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Know what makes me want to yell?

The headline on one of the most ridiculous NYT articles I have ever seen reads: "For some parents, shouting is the new spanking." Interesting that this appears in the Fashion & Style section of the Times, but whatever. I'll read on...only to discover that now, according to this nonsense article, we need to add yelling to the list of things we should not be doing as parents. Okie doke. That's reasonable.

There are a number of choice quotes in this piece, but here are a few of my favorite:
"Parental yelling today may be partly a releasing of stress for multitasking, overachieving adults, parenting experts say." (Translation: Focus all your energy on your child, not on running your household, volunteering at church, or your outside-the-home job.)
"Psychologists and psychiatrists generally say yelling should be avoided. It’s at best ineffective (the more you do it the more the child tunes it out) and at worse damaging to a child’s sense of well-being and self-esteem." (Translation: It's much healthier psychologically for your child to run all over you than for you to express any sort of anger. Ever.)
"...while spanking is considered taboo by the major medical and psychological associations, there are still some religious and conservative groups who support it as an effective disciplinary tool....But...'There is no group of Americans that advocate yelling as a parenting style.'" (Translation: Not even religious zealots think yelling is ok, so really, you should feel lower than low for raising your voice last night when little Jimmy flushed his toys down the toilet and flooded the bathroom.)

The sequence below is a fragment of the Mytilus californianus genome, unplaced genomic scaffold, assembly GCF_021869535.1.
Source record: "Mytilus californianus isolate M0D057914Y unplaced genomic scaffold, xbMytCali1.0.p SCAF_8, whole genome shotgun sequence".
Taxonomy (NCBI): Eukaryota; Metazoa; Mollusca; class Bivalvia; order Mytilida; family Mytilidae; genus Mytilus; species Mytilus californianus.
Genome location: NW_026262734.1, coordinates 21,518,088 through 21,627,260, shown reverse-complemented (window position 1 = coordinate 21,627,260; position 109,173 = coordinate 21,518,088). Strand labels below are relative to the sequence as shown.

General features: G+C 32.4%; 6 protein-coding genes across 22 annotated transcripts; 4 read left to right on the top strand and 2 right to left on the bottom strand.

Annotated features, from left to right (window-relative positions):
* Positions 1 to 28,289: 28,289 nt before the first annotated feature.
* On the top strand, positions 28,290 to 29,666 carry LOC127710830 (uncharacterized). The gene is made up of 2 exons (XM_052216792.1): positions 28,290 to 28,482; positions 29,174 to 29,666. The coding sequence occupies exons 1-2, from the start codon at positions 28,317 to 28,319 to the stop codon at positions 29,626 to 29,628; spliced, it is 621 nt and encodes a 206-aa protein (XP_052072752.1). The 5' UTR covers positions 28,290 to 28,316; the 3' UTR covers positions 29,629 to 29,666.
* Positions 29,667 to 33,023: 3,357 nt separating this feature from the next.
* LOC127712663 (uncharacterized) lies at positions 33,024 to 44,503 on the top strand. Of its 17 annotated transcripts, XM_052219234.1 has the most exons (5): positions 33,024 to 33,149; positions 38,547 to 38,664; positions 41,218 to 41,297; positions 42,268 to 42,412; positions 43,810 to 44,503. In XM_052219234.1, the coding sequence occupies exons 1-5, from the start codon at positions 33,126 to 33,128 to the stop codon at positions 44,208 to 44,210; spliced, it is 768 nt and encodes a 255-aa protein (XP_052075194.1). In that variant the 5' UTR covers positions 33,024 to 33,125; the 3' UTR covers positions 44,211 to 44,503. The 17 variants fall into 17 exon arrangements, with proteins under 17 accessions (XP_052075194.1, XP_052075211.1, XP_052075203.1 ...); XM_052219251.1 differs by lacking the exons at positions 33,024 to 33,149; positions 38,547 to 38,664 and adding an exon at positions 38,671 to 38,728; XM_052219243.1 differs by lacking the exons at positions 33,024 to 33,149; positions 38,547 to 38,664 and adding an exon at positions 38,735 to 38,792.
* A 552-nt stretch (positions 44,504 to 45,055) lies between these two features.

But here is my favorite bullcrap tip:
"Experts suggest figuring out ways to prevent situations that make you most prone to yell."
Wow. Thanks for that piece of advice. Too bad the only way I can think of to prevent situations that make me most prone to yell would be to stay in bed all day long. Which is not really an option since I'm a frazzled, overwrought, under-rested, impatient, multitasking, working mother. Hmph.

So, in light of this new piece of parenting wisdom, let's recap the Guilty Mommy Commandments together:
  1. Thou shalt not work outside the home.
  2. Thou shalt not feed your child anything from a can, box, or bottle that contains any type of preservative or added sugar.
  3. Thou shalt not let your child watch television, especially the kind with commercials.
  4. Thou shalt not buy toys made outside the USA because they may contain lead.
  5. Thou shalt not allow your child to play in your yard unattended because there are lunatics lurking everywhere.
  6. Thou shalt not spank. Ever. Big no-no.
  7. Thou shalt not even threaten to spank.
  8. Thou shalt not put a child in time-out for more minutes than his/her age, no matter how much time you need to cool off in order to avoid spanking or threatening a spanking.
  9. Thou shalt not yell.
  10. Thou shalt not ever become frustrated because that leads to yelling. Which leads to crying. Which leads to you feeding your child salty, processed snacks in front of an episode of SpongeBob because you feel so guilty and ashamed.
Got it? Good. If we all just follow these simple guidelines, we will raise happy, healthy, overindulged, pansy-ass kids with sensitive digestive tracts and no idea how to cope with anything other than sunshine and rainbows.

By the way, instead of yelling at or spanking my child, I am now considering this mom's approach as the most sensible:


  1. Bravo! For my two cents, this is what I had to say to the New York Times' Editor, since I'm not a parent yet, but definitely a feminist: